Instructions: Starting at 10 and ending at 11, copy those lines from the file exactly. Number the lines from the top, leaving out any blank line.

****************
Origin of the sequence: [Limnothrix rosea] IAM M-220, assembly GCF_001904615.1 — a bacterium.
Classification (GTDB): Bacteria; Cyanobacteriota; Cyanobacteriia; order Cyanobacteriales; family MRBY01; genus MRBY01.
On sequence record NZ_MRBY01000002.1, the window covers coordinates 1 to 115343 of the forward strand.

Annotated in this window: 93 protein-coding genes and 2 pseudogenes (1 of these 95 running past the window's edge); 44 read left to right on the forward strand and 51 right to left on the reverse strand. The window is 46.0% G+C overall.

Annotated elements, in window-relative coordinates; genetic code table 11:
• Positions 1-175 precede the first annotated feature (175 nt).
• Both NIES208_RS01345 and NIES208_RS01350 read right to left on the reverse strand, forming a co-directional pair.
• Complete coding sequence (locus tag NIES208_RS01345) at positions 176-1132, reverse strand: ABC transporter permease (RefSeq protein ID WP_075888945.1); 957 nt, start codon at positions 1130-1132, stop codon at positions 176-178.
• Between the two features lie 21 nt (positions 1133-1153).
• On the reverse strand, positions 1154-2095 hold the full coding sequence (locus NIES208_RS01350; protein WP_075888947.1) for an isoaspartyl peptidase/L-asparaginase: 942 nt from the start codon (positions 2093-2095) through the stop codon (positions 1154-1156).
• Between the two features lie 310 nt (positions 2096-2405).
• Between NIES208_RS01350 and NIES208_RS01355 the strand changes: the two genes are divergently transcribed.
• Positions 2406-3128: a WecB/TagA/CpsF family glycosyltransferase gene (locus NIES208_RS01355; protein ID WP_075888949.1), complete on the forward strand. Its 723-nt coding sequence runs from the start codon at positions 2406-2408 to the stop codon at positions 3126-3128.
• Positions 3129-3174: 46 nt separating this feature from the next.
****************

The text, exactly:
• On the reverse strand, positions 1154-2095 hold the full coding sequence (locus NIES208_RS01350; protein WP_075888947.1) for an isoaspartyl peptidase/L-asparaginase: 942 nt from the start codon (positions 2093-2095) through the stop codon (positions 1154-1156).
• Between the two features lie 310 nt (positions 2096-2405).